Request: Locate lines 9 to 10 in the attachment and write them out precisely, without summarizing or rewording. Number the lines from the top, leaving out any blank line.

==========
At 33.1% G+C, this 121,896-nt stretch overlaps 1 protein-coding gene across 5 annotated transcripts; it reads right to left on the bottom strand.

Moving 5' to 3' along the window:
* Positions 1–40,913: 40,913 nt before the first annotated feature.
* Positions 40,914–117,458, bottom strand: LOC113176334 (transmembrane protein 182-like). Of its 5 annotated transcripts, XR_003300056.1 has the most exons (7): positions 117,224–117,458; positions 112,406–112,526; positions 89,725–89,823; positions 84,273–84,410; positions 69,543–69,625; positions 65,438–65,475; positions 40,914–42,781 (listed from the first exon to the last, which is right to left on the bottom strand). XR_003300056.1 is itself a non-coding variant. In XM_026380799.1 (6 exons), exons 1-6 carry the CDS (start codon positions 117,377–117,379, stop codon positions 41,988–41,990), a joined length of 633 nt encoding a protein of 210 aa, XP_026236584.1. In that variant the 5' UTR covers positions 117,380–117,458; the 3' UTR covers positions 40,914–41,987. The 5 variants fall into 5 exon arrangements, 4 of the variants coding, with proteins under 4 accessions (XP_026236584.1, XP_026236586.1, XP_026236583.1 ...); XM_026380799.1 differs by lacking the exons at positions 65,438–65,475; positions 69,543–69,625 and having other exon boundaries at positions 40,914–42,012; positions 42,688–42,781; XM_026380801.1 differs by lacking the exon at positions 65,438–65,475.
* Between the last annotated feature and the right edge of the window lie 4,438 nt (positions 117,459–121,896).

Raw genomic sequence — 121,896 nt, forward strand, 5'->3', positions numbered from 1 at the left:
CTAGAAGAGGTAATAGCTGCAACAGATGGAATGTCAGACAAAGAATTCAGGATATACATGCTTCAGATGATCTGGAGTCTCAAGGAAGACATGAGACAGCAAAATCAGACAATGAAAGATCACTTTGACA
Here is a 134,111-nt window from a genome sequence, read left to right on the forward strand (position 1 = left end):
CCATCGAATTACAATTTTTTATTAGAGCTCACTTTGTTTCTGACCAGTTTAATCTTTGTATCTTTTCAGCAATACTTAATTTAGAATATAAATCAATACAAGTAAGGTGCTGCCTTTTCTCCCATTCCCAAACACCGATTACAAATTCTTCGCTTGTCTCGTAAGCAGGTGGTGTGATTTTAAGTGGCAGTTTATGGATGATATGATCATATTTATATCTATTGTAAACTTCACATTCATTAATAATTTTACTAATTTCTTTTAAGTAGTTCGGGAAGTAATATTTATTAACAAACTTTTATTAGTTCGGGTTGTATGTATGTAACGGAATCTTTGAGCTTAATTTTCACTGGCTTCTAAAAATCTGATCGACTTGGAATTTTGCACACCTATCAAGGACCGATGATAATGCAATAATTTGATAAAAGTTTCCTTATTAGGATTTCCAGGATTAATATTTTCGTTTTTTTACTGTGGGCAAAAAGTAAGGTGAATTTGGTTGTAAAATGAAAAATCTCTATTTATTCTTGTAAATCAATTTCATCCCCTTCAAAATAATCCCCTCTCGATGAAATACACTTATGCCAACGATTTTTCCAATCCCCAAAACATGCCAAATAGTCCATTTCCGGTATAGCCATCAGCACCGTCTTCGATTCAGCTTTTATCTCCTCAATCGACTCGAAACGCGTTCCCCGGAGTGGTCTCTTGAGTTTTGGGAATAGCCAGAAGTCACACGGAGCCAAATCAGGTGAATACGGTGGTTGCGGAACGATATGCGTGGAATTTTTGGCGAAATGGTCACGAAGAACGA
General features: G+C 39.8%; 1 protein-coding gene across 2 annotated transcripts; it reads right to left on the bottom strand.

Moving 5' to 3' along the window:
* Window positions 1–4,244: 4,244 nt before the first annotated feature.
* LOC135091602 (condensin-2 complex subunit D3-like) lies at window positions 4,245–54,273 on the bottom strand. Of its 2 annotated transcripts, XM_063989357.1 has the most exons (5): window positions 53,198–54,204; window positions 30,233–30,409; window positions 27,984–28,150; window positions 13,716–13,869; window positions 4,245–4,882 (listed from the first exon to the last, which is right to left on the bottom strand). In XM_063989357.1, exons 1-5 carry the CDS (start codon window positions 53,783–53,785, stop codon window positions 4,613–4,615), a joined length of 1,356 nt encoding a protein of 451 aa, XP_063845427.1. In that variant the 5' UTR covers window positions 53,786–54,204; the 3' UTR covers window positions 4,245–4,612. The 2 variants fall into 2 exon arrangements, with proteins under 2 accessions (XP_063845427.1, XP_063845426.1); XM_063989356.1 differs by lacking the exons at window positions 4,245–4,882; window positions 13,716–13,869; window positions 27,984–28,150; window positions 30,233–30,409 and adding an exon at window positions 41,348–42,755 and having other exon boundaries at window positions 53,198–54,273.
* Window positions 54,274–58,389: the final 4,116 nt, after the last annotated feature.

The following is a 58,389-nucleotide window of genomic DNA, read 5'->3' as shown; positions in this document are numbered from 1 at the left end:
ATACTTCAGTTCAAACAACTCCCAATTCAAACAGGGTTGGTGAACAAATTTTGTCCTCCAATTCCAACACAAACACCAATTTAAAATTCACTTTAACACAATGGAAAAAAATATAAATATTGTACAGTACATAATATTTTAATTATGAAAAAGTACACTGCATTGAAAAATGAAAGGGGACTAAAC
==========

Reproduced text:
CCATCGAATTACAATTTTTTATTAGAGCTCACTTTGTTTCTGACCAGTTTAATCTTTGTATCTTTTCAGCAATACTTAATTTAGAATATAAATCAATACAAGTAAGGTGCTGCCTTTTCTCCCATTCCCAAACACCGATTACAAATTCTTCGCTTGTCTCGTAAGCAGGTGGTGTGATTTTAAGTGGCAGTTTATGGATGATATGATCATATTTATATCTATTGTAAACTTCACATTCATTAATAATTTTACTAATTTCTTTTAAGTAGTTCGGGAAGTAATATTTATTAACAAACTTTTATTAGTTCGGGTTGTATGTATGTAACGGAATCTTTGAGCTTAATTTTCACTGGCTTCTAAAAATCTGATCGACTTGGAATTTTGCACACCTATCAAGGACCGATGATAATGCAATAATTTGATAAAAGTTTCCTTATTAGGATTTCCAGGATTAATATTTTCGTTTTTTTACTGTGGGCAAAAAGTAAGGTGAATTTGGTTGTAAAATGAAAAATCTCTATTTATTCTTGTAAATCAATTTCATCCCCTTCAAAATAATCCCCTCTCGATGAAATACACTTATGCCAACGATTTTTCCAATCCCCAAAACATGCCAAATAGTCCATTTCCGGTATAGCCATCAGCACCGTCTTCGATTCAGCTTTTATCTCCTCAATCGACTCGAAACGCGTTCCCCGGAGTGGTCTCTTGAGTTTTGGGAATAGCCAGAAGTCACACGGAGCCAAATCAGGTGAATACGGTGGTTGCGGAACGATATGCGTGGAATTTTTGGCGAAATGGTCACGAAGAACGA
General features: G+C 39.8%; 1 protein-coding gene across 2 annotated transcripts; it reads right to left on the bottom strand.